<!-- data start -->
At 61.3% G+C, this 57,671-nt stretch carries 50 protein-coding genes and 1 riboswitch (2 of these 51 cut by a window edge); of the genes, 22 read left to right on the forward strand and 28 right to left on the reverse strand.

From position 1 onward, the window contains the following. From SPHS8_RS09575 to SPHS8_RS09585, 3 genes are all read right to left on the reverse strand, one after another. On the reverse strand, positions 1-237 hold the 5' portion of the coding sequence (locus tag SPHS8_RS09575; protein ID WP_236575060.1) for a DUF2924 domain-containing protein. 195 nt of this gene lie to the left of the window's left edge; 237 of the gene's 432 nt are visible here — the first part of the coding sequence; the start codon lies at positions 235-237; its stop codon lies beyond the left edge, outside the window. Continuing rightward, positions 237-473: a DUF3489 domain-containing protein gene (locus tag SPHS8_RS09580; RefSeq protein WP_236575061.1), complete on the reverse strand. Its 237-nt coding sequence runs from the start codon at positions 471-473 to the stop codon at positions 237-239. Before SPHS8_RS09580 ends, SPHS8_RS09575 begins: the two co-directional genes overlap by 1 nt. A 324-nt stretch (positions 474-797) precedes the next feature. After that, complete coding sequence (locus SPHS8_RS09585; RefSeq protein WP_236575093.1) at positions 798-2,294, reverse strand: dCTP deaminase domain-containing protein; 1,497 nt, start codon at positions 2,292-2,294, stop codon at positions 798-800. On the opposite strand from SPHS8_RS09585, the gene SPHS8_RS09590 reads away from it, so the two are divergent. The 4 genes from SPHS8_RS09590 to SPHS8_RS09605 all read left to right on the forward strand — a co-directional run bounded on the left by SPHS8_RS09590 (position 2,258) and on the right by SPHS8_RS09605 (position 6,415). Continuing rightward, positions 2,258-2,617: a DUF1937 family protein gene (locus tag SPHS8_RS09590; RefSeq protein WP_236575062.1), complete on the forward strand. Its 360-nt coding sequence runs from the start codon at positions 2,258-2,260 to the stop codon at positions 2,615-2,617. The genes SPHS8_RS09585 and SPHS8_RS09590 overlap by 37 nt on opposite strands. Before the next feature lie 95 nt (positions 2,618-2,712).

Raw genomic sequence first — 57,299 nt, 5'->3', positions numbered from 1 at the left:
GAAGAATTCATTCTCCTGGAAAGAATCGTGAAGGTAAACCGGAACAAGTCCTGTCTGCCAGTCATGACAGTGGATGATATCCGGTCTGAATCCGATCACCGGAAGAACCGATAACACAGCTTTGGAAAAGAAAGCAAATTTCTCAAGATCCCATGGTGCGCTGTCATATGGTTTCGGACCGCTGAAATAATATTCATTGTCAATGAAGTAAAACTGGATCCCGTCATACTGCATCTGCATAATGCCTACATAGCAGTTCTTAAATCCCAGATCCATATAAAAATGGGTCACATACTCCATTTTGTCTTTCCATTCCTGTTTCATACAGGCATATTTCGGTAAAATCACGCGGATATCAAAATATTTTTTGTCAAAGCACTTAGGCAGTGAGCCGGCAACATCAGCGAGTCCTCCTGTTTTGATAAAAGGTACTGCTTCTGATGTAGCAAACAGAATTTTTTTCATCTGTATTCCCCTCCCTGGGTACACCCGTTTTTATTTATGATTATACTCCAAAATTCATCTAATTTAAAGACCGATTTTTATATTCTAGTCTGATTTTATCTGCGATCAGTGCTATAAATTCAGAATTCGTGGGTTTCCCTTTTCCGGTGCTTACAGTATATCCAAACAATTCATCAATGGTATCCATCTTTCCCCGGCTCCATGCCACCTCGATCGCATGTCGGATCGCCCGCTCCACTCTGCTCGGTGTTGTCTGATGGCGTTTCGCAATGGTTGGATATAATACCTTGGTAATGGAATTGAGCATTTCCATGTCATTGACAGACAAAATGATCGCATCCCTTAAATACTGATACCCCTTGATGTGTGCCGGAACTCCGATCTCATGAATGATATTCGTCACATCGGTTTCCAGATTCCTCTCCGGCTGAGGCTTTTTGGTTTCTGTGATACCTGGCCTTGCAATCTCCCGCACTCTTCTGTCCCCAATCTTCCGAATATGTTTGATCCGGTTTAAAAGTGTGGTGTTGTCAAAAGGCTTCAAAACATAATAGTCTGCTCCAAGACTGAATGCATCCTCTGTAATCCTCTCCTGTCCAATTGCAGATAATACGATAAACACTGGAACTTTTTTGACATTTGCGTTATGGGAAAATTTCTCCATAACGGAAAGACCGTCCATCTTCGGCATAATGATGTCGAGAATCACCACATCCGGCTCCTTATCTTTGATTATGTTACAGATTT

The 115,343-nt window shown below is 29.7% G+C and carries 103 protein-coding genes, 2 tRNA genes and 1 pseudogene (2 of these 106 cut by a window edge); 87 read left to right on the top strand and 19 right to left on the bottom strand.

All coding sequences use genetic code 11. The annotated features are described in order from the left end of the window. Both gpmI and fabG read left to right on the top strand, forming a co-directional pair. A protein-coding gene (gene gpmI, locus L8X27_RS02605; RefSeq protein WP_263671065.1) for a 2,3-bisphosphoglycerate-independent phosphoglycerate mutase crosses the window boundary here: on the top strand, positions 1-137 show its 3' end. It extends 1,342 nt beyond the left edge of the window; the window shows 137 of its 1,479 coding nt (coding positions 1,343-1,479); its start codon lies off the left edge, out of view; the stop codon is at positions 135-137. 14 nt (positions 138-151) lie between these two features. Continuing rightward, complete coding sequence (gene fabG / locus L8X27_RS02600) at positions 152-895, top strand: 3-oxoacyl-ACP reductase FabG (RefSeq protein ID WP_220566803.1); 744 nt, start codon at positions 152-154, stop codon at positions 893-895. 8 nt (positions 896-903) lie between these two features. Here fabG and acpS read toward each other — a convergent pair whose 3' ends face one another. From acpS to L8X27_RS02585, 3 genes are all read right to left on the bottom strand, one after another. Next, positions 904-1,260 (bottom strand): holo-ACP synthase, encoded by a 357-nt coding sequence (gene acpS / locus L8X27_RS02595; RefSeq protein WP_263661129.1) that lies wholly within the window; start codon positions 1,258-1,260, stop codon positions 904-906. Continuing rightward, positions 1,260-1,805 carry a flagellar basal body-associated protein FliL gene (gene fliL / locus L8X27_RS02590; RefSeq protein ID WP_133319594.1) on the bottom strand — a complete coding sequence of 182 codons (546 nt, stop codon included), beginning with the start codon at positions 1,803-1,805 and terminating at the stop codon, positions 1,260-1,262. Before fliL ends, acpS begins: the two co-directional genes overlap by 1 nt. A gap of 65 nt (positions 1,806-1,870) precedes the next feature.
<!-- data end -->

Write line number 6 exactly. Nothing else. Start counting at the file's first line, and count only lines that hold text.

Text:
All coding sequences use genetic code 11. The annotated features are described in order from the left end of the window. Both gpmI and fabG read left to right on the top strand, forming a co-directional pair. A protein-coding gene (gene gpmI, locus L8X27_RS02605; RefSeq protein WP_263671065.1) for a 2,3-bisphosphoglycerate-independent phosphoglycerate mutase crosses the window boundary here: on the top strand, positions 1-137 show its 3' end. It extends 1,342 nt beyond the left edge of the window; the window shows 137 of its 1,479 coding nt (coding positions 1,343-1,479); its start codon lies off the left edge, out of view; the stop codon is at positions 135-137. 14 nt (positions 138-151) lie between these two features. Continuing rightward, complete coding sequence (gene fabG / locus L8X27_RS02600) at positions 152-895, top strand: 3-oxoacyl-ACP reductase FabG (RefSeq protein ID WP_220566803.1); 744 nt, start codon at positions 152-154, stop codon at positions 893-895. 8 nt (positions 896-903) lie between these two features. Here fabG and acpS read toward each other — a convergent pair whose 3' ends face one another. From acpS to L8X27_RS02585, 3 genes are all read right to left on the bottom strand, one after another. Next, positions 904-1,260 (bottom strand): holo-ACP synthase, encoded by a 357-nt coding sequence (gene acpS / locus L8X27_RS02595; RefSeq protein WP_263661129.1) that lies wholly within the window; start codon positions 1,258-1,260, stop codon positions 904-906. Continuing rightward, positions 1,260-1,805 carry a flagellar basal body-associated protein FliL gene (gene fliL / locus L8X27_RS02590; RefSeq protein ID WP_133319594.1) on the bottom strand — a complete coding sequence of 182 codons (546 nt, stop codon included), beginning with the start codon at positions 1,803-1,805 and terminating at the stop codon, positions 1,260-1,262. Before fliL ends, acpS begins: the two co-directional genes overlap by 1 nt. A gap of 65 nt (positions 1,806-1,870) precedes the next feature.